According to Pitney Bowes/Peppers and Rogers Group, direct mail contributes most to establishing a relationship, and consumers value organizations that make an effort to communicate and build a relationship with them through the mail. However, a low-cost flyer or postcard presentation isn’t what builds confidence. Combine that with deeply discounted special offers or misleading advertising lures, and you’ve potentially got the mix that’s contributing to the drop in practitioner trust. At a time when trust is low and people are not making educated choices about discretionary spending on dental services, the importance of educational content in your marketing mix cannot be underestimated. Educated patients are more profitable patients. It’s far better to maintain a high-quality professional approach, build trust over time, and justify the dental spend through education.

Like your past Yellow Pages patients who would book an appointment until they found another practitioner that would help them faster, cheaper, or more conveniently, patients searching on the web are comparative shopping so they’ll find your competition too. They will keep their appointment until they find another provider that’s faster or more convenient. When you proactively solicit the target audience you want with high-quality educational messaging, you’ll obtain the caliber of patient you want and you’ll build deeper and more trusting relationships over time.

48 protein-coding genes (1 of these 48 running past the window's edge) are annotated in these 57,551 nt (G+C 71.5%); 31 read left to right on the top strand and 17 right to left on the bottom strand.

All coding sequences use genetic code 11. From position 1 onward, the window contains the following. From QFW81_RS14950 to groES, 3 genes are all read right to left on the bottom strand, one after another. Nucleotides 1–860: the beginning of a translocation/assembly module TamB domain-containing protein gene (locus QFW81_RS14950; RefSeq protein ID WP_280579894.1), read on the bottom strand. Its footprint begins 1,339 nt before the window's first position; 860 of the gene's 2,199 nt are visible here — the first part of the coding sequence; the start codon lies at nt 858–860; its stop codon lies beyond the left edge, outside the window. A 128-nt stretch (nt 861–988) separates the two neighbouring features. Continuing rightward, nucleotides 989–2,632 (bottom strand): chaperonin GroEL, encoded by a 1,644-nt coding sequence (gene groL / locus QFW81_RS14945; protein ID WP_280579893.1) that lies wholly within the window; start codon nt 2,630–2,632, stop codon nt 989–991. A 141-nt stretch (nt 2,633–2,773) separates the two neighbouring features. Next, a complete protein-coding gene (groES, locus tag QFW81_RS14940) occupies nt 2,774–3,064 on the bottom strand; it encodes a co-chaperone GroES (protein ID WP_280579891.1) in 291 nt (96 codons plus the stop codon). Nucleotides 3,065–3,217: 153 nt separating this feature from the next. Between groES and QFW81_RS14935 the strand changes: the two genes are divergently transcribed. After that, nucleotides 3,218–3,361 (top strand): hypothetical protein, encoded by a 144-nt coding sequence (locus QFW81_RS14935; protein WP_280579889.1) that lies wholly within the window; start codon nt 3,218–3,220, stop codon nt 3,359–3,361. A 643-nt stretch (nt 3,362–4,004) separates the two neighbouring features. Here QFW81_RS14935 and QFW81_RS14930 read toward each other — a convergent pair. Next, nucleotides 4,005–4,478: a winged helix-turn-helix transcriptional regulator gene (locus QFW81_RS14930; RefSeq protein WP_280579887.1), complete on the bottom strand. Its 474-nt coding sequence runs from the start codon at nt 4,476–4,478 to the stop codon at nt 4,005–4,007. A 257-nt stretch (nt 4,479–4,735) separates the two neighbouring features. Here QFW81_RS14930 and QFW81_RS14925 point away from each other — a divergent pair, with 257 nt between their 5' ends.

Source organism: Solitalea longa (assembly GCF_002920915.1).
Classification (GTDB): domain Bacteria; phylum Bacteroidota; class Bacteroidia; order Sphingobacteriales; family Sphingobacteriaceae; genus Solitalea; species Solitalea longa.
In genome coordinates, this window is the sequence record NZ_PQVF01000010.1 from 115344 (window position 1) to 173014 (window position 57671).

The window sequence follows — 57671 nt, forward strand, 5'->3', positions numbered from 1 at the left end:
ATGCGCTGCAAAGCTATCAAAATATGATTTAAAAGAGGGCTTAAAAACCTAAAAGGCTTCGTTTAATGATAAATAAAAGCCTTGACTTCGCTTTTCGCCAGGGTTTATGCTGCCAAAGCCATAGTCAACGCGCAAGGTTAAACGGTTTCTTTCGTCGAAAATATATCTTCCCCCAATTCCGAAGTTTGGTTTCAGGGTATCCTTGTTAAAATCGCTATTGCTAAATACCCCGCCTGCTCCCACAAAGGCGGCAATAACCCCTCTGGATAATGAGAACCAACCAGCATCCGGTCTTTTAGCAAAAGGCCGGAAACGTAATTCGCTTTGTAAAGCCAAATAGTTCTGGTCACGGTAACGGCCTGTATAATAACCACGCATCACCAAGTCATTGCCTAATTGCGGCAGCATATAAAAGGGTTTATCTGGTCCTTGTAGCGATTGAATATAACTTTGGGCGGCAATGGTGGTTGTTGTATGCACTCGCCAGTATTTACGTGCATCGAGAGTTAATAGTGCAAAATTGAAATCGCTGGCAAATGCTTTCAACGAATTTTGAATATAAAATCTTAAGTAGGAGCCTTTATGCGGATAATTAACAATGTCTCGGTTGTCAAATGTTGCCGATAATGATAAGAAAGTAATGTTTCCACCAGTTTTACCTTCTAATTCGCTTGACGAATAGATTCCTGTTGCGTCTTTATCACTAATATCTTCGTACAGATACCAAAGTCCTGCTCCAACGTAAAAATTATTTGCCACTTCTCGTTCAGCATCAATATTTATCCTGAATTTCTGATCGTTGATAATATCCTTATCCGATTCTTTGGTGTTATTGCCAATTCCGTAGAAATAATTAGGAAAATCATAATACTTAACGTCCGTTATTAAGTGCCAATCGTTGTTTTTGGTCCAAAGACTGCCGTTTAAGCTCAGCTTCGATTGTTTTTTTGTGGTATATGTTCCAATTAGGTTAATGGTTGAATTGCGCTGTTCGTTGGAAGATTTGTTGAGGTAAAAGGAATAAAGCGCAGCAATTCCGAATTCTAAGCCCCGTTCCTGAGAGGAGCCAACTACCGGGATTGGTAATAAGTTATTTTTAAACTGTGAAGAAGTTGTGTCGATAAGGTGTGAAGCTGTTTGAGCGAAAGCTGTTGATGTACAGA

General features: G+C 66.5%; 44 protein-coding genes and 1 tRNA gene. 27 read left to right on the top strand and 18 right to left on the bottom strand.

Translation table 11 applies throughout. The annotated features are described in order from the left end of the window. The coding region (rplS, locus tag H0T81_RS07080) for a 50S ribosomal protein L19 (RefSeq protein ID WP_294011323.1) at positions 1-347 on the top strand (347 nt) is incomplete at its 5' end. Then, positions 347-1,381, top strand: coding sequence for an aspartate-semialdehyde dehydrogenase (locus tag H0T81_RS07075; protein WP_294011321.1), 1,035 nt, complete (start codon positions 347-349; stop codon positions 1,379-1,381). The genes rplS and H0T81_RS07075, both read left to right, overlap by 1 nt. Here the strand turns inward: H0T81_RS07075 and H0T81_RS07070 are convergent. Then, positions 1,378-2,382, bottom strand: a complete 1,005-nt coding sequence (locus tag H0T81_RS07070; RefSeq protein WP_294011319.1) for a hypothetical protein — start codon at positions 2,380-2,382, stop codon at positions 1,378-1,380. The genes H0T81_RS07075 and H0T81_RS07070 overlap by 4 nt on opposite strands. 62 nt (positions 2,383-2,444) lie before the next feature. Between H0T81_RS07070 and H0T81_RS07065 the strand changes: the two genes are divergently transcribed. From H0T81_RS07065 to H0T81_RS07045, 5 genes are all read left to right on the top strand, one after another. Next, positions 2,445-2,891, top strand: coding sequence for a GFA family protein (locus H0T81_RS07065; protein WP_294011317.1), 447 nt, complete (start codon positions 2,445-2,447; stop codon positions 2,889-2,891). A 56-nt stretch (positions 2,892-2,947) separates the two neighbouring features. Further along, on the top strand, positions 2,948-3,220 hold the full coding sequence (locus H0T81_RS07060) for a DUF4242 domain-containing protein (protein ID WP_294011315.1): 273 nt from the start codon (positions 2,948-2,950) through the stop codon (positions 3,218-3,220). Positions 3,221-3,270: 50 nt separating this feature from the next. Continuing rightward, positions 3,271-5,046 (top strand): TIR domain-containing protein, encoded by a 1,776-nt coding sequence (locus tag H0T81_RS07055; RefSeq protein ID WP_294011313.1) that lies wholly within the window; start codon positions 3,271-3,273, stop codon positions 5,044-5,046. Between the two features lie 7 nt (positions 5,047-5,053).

Dr. Suvarna in Antioch CA launched her direct mail acquisition campaign with Patient News in the summer of 2010. Her combination new-patient program incorporated a highly personalized and effectively written educational newsletter, establishing her as the expert in her community along with a large-format postcard featuring the same overall look as her newsletter, maintaining brand integrity and generating maximum awareness for her practice. She says “Use Patient News because it’s the only advertising method with concrete results. We’ve definitely had the phones ringing since we joined PNP.”

In one year, Dr. Suvarna realized a 20% increase in revenue and had a 30% increase in patient-of-record numbers.

For information on dental direct marketing, patient education, and generating more practice revenue, please call a PNP Account Executive now to reserve your free 20-minute consultation at a time that is convenient for you. 888.377.2404, or email us at info@patientnews.com. Your call will be answered live Monday to Friday between 8:30am – 6:00pm EST, or it will be returned within one business day.